This is the second time in less than six months that animals have been removed from the home of Moore and Klinzing. Thomson indicated the charges were upgraded from a summary to a misdemeanor since it is subsequent offense.
Thomson, with assistance from the Beaver County Humane Society, removed dogs, cats, rabbits, ducks, chickens, guineas and a cockatiel-type bird from the residence. A dog and two cats had to be rescued from the roof by Thomson. Neither Moore nor Klinzing was home when humane officials arrived at the home.
Thomson indicated in court documents filed at the office of District Judge David Mark that the animals were kept in unsanitary living conditions with some kept in overcrowded or unsafe cages. He also indicated that there were cats in the walls.
In December, eight dogs were removed from the property after Thomson received a tip about the animals being left outside in the cold. Thomson posted a notice about the conditions. When he returned the following day, the dogs were still outside. He obtained a warrant and seized the dogs. Moore and Klinzing were ordered held for court on animal cruelty charges. That case is scheduled for a June 29 pretrial conference.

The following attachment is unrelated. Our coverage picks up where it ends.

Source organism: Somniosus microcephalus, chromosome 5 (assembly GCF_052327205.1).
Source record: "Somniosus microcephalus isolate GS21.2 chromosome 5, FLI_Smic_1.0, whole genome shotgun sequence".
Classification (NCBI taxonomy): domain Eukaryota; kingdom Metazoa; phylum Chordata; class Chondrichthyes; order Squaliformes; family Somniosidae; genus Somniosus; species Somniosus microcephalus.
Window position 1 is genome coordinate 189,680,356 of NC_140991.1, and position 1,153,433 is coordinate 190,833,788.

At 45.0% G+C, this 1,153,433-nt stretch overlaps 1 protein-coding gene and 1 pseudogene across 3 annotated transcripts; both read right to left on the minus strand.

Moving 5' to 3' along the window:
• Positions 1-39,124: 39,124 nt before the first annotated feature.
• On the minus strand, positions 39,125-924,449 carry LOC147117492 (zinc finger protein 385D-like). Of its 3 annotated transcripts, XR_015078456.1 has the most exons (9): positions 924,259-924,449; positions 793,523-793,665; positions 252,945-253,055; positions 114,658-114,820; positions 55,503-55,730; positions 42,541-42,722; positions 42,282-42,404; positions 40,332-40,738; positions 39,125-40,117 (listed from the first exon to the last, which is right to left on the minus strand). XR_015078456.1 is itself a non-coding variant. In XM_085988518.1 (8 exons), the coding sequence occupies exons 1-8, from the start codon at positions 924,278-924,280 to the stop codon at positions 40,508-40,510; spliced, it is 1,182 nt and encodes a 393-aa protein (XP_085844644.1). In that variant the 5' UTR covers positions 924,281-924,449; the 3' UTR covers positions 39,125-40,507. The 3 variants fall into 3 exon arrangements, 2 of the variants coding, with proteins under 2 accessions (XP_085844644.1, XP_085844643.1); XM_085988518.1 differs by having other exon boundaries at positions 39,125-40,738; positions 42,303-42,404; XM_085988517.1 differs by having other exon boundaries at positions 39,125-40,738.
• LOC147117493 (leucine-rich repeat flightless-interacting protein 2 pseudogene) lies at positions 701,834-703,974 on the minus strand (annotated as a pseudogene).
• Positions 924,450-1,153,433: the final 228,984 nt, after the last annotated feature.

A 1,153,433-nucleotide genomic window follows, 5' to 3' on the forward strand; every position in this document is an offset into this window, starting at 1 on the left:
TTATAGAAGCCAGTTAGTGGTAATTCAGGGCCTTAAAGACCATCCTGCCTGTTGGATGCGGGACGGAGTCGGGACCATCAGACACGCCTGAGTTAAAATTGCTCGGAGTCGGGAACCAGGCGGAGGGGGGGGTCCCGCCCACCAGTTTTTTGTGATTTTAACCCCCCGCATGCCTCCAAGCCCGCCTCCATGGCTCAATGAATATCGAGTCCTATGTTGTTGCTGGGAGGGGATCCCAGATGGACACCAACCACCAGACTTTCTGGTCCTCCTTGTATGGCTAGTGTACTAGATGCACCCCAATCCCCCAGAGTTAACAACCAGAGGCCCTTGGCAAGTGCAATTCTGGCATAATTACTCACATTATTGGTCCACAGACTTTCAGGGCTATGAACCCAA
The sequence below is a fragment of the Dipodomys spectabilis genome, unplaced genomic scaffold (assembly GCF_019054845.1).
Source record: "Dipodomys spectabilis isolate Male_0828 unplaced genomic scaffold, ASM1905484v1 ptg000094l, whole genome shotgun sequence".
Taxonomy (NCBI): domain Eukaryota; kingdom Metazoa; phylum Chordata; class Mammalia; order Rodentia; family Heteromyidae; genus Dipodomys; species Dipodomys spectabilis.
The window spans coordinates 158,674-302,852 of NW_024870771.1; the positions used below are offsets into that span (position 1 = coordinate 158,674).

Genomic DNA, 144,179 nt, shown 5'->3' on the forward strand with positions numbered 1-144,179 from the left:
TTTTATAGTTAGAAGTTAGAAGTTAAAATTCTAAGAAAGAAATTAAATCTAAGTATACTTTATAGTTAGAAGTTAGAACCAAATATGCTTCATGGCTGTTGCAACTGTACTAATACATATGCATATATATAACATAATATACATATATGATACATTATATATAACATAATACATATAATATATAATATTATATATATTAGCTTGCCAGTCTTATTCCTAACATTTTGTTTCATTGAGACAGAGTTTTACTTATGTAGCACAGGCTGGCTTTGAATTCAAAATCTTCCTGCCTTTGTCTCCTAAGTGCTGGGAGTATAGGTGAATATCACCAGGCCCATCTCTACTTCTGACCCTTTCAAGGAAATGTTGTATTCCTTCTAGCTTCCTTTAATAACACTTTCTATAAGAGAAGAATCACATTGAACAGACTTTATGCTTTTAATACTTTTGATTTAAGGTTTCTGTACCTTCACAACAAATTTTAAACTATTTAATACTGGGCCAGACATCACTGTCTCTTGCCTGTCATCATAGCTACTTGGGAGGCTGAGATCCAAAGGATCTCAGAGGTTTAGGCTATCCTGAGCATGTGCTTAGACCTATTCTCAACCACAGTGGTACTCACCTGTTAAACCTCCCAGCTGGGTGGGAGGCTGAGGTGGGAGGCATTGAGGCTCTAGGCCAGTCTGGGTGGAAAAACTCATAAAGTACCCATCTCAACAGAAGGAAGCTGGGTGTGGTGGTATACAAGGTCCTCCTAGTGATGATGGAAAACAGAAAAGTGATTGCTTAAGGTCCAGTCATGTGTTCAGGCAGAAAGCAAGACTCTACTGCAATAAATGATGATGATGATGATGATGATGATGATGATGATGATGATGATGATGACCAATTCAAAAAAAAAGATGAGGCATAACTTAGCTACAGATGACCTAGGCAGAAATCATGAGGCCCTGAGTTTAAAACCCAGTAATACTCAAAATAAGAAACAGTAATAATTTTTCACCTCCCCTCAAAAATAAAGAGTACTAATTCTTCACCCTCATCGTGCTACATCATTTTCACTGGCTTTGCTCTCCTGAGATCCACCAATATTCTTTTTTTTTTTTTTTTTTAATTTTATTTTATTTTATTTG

Also pending is an action filed against them by the humane society seeking reimbursement for its care of the dogs.
The township code enforcement officer had gone to the Crossroads home under a court order issued by Senior Judge William Nalitz giving him and the building inspector permission to inspect the residence, structures and land for code violations, Jodi Noble, township manager, said last week.
She said Moore was notified May 26 of the court order and the pending visit at the residence. Noble said that William and Ruth Moore are listed as the property owners.
A preliminary hearing on the new charges is scheduled for July 12 before Mark.
(Observer Reporter - June 14, 2017)